The other day, just before going through security at the international terminal at the airport in Melbourne, Australia, I noticed a second sign beside the sign of instructions on what you couldn't take onto the airplane. The second sign was (I assume) the same set of instructions in Chinese, and it was headed "Chinese - Traditional".
This, I assume, meant that the Chinese characters on the sign were the traditional characters now used mainly in Taiwan, as opposed to the simplified characters used in mainland China. (If I hadn't already turned my cell phone off, I could've taken a picture to show to a knowledgeable colleague or incorporate into this post, but as it was…) The choice of traditional characters seemed a bit puzzling. The fact that there was a Chinese-language sign suggests that lots of Chinese-speaking visitors pass through that airport; but are they all from Taiwan or one of the few other places where people still learn the old characters? That seems surprising, but then, I have zero knowledge of the tourism patterns in southern Australia. I have assumed (in my equally vast ignorance of Chinese) that someone trained to read only the simplified characters would not be able to read the traditional ones easily, but that someone trained to read the complex characters might be able to read the simplified ones. Have other readers of Language Log seen similar signs?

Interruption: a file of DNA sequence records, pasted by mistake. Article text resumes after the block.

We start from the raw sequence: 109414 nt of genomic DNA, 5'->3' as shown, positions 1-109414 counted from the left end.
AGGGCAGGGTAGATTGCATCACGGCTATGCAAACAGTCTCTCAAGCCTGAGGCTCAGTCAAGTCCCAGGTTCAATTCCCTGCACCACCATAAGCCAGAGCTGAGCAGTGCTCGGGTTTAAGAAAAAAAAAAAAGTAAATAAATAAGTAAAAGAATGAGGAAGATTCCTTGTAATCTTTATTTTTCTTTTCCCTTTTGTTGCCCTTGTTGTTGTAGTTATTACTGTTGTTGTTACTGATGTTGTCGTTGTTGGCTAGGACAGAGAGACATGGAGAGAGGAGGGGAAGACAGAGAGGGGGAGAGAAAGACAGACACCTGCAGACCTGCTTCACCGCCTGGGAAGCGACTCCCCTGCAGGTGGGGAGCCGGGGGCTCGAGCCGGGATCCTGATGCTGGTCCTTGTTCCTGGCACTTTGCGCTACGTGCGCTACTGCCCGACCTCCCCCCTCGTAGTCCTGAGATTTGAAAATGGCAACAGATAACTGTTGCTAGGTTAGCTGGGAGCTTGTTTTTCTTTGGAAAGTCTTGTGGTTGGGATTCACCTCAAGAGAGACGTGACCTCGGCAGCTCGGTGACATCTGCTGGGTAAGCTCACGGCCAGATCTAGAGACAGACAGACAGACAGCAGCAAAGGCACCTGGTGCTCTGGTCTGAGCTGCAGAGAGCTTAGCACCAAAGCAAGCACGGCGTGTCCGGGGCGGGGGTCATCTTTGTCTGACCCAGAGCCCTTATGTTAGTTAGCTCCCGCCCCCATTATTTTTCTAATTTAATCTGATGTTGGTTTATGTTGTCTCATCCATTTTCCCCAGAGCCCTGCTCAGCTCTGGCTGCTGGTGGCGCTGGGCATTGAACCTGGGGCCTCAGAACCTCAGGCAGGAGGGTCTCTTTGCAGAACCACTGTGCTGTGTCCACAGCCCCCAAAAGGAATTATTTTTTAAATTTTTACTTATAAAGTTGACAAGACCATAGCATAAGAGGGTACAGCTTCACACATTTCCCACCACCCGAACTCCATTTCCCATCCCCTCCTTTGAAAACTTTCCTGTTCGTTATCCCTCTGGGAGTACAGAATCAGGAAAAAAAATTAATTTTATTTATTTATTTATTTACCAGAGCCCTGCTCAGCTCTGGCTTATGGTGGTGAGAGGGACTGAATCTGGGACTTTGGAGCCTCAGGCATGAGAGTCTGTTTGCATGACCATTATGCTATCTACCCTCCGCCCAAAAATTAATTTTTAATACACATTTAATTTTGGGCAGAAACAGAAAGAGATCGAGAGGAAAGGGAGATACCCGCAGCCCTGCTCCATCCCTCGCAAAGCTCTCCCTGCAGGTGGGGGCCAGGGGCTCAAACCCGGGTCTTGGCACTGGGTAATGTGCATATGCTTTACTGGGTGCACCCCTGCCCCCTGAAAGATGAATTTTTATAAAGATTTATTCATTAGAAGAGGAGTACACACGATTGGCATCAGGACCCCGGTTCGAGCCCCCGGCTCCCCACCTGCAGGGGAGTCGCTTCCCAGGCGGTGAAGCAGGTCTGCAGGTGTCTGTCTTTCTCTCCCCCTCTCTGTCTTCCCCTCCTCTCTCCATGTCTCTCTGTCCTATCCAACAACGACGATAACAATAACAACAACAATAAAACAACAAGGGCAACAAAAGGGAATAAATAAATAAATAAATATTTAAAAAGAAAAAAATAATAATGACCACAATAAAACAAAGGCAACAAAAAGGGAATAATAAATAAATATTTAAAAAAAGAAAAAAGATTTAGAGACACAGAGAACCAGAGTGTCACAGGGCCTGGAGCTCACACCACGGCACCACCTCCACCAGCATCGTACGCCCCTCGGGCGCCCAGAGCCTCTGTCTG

[Update — Irene Wong writes:
I took this photo in HK in November 2009 at the entrance to Ocean World. I don't know how to send a photo in the comments to the blog.
HK locals would need the traditional version. But their are so many tourists from China who visit HK now, often only on day trips.
These day visitors would be from that part of china around HK where cantonese is still spoken. Such visitors probably speak Mandarin as well. All but the very old ones would only read simplified. And most of the very old ones are probably illiterate anyway because the majority of Chinese didn't get any or much schooling before the revolution in 1949.
In Australia there are many residents originally from HK , Malaya and Singapore. They would only read traditional.
Older people from Malaya and Singapore would only read traditional. But many cantonese speakers form Malaya do not read any chinese because they attended "english" schools concentrating on that language.. These people are almost all Cantonese speaking. Younger people from Singpore know Mandarin.
But now Australia has many Mandarin residents from China. Their families from China visit them and many many tourists to Aust come from China. They need simplified. We also have many thousands of Chinese students studying here. They should read English but no doubt would read simplified.
The number of Australian residents or tourists from Taiwan is not significant compared with the other countries I have mentioned.
A few of the comments assumed the people from China were poor. Believe me there is a middle class who have so much money to travel and spend massive amounts. Look at the size of and buyers in jewellery shops in HK.